Charles West: Woodwind Methods: An essential resource for educators, conductors, and students. Delray Beach, Florida: Meredith Music, 2015, p. 68.

I also turned to Christopher Weait’s Bassoon Strategies for the Next Level and Arthur Weisberg’s The Art of Wind Playingboth of which seemed like likely sources on information, but could not locate passages in either that directly addressed the issue.

In summary, there seems to be little support for the idea of jaw movement in bassoon articulation. If you are aware of sources that encourage this technique, I would be curious to hear about them.

Music practice and technical debt

photo, nigel_appleton

In software development there’s a concept referred to as “technical debt.” The debt is created when software code is written in a less-than-optimal way. The computer program works, but has some bugs or inefficiencies that will need to be fixed or improved later. Like other kinds of debt, it can be a useful way to get something done now, but will cost more (time, effort, dollars) in the long run.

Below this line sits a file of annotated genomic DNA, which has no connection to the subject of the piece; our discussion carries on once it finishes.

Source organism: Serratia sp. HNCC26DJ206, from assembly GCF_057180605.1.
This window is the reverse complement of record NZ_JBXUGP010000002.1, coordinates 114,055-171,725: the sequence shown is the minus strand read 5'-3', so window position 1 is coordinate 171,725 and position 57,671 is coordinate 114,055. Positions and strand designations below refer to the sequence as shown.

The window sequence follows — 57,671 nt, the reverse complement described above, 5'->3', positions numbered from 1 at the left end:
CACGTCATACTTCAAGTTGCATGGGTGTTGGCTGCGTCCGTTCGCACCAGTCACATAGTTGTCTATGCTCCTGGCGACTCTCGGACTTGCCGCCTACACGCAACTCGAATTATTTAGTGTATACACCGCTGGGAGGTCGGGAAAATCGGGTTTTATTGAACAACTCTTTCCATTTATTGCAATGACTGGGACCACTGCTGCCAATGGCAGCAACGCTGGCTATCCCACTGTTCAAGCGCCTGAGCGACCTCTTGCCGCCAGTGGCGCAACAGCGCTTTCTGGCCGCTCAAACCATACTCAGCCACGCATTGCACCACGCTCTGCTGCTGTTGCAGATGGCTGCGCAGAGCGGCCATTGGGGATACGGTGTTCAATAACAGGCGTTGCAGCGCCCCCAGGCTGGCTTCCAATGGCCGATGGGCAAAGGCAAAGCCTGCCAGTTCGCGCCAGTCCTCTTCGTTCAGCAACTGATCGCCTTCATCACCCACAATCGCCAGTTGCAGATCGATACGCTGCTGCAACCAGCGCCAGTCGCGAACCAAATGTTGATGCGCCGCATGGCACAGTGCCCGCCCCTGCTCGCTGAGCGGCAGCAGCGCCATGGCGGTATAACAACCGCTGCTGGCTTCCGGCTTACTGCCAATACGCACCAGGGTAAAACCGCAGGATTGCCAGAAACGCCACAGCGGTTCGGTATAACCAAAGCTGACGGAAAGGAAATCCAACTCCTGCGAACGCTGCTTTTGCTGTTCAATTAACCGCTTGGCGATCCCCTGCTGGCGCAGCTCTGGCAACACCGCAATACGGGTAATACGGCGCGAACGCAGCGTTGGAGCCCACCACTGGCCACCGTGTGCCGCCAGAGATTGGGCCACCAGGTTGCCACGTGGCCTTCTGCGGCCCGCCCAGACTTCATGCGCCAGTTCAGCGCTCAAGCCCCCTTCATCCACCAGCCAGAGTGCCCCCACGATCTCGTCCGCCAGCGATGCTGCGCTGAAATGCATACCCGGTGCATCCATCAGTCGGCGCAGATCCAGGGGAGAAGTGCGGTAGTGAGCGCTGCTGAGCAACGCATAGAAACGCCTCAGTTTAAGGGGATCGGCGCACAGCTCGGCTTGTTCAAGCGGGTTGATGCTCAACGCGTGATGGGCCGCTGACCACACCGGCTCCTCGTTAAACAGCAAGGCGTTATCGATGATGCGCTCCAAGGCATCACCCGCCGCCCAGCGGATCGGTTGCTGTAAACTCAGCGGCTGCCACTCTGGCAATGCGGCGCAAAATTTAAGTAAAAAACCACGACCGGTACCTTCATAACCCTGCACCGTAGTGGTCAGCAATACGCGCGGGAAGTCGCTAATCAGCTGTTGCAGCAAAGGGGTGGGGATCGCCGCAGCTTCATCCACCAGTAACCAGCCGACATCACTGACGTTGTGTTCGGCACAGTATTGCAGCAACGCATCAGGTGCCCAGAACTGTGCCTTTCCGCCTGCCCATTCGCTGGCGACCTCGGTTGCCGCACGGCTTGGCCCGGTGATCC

The metaphor works well for practicing music, too. Suppose I am working on a passage where a certain alternate fingering would be the most efficient choice. But I don’t use that fingering very often and I’m not completely comfortable with it, so I fall back on a more familiar solution. That gets me playing the passage now with some degree of success, but it also solidifies my attachment to the familiar fingering. Or perhaps my articulation is a little too heavy and thumpy, and I cover that up by adding some slurs in crucial places. That makes the passage work, but means that if I ever want to play it right I’ll have to improve my tongue movement and unlearn the slurs.

In a perfect world I would always tackle the issue head-on: invest whatever is necessary to habituate the alternate fingering or clean up my articulation technique. In reality sometimes a looming performance means plastering over the problem and promising myself I’ll fix it later, at a greater price.